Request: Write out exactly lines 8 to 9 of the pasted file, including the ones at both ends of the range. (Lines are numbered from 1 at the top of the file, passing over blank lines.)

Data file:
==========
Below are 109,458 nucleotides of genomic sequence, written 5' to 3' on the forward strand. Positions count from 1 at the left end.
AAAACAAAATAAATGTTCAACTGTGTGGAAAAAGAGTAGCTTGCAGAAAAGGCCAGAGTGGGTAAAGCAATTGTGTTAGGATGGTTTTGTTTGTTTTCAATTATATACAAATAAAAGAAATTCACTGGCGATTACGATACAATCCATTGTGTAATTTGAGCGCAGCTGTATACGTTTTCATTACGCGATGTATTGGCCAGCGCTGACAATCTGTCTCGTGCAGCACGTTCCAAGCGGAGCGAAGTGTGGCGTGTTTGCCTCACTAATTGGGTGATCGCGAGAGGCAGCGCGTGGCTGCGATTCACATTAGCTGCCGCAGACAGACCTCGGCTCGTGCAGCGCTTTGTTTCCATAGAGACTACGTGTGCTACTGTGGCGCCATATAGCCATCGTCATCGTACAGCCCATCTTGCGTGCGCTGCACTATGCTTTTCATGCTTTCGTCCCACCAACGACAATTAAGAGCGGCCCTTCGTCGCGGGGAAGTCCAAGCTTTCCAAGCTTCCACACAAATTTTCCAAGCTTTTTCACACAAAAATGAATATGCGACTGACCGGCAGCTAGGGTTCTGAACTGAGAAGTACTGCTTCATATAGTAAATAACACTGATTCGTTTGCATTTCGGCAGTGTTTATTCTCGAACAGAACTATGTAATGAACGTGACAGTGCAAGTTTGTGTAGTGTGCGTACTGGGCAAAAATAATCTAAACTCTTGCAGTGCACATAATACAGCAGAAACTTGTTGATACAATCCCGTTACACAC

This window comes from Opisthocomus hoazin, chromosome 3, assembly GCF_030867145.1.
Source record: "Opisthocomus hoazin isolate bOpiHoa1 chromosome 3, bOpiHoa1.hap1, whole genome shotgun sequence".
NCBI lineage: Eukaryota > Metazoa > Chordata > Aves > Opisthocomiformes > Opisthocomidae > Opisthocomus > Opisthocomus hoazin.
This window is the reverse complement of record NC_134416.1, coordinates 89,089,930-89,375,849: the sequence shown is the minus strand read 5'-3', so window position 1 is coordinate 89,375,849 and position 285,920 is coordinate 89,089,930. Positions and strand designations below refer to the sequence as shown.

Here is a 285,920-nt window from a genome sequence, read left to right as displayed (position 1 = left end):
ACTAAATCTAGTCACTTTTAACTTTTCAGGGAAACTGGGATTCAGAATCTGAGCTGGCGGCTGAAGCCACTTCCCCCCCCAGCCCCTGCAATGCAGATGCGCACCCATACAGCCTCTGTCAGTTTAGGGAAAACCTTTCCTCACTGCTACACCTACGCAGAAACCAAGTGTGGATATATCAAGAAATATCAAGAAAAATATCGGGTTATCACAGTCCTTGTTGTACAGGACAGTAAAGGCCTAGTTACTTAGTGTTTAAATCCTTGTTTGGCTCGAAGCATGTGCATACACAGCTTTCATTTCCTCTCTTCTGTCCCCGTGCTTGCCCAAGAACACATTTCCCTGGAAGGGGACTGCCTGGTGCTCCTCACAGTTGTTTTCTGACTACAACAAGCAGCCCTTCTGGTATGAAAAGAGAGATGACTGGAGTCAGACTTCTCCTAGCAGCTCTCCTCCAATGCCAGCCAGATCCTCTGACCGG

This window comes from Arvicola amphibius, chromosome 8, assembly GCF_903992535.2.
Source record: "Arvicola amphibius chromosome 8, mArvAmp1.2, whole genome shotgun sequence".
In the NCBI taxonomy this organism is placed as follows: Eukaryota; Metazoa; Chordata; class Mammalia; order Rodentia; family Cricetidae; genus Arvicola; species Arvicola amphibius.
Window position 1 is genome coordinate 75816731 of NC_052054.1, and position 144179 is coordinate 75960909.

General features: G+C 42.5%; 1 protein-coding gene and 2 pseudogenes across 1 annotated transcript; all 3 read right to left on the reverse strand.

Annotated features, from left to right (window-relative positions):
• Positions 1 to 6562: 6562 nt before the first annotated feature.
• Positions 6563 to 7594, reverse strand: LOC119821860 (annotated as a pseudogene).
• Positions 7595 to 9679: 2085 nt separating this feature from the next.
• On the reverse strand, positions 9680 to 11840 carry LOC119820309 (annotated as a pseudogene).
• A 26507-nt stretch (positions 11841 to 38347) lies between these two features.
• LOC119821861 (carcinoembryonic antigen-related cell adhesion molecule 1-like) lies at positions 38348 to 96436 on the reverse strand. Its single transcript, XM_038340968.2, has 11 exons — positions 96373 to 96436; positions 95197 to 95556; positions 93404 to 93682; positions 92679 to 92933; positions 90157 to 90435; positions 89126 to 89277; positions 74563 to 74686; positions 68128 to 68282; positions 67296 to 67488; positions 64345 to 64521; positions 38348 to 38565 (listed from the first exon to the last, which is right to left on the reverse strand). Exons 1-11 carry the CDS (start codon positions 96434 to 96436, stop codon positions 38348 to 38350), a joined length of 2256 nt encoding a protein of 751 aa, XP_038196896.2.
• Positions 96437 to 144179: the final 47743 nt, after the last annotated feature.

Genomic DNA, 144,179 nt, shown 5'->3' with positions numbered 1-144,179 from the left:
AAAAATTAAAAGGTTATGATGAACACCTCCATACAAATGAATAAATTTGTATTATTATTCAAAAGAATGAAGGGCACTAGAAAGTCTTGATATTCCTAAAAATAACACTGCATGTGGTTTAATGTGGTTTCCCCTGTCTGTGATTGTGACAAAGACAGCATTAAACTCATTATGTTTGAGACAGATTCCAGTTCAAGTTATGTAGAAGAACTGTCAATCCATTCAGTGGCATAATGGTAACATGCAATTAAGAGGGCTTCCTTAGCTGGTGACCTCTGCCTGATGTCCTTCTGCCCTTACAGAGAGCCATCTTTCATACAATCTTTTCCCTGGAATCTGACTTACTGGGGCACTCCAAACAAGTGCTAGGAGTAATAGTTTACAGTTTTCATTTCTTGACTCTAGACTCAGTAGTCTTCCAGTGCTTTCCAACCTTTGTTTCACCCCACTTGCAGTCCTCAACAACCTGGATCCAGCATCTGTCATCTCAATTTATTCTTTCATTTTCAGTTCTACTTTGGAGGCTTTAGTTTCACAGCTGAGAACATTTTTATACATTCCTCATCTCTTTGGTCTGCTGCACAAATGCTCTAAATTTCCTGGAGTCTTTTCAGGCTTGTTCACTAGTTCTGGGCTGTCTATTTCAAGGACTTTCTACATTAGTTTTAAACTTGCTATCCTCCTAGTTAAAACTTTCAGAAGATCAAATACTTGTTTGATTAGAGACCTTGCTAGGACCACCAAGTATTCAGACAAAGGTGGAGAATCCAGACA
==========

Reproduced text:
ACTAAATCTAGTCACTTTTAACTTTTCAGGGAAACTGGGATTCAGAATCTGAGCTGGCGGCTGAAGCCACTTCCCCCCCCAGCCCCTGCAATGCAGATGCGCACCCATACAGCCTCTGTCAGTTTAGGGAAAACCTTTCCTCACTGCTACACCTACGCAGAAACCAAGTGTGGATATATCAAGAAATATCAAGAAAAATATCGGGTTATCACAGTCCTTGTTGTACAGGACAGTAAAGGCCTAGTTACTTAGTGTTTAAATCCTTGTTTGGCTCGAAGCATGTGCATACACAGCTTTCATTTCCTCTCTTCTGTCCCCGTGCTTGCCCAAGAACACATTTCCCTGGAAGGGGACTGCCTGGTGCTCCTCACAGTTGTTTTCTGACTACAACAAGCAGCCCTTCTGGTATGAAAAGAGAGATGACTGGAGTCAGACTTCTCCTAGCAGCTCTCCTCCAATGCCAGCCAGATCCTCTGACCGG

This window comes from Arvicola amphibius, chromosome 8, assembly GCF_903992535.2.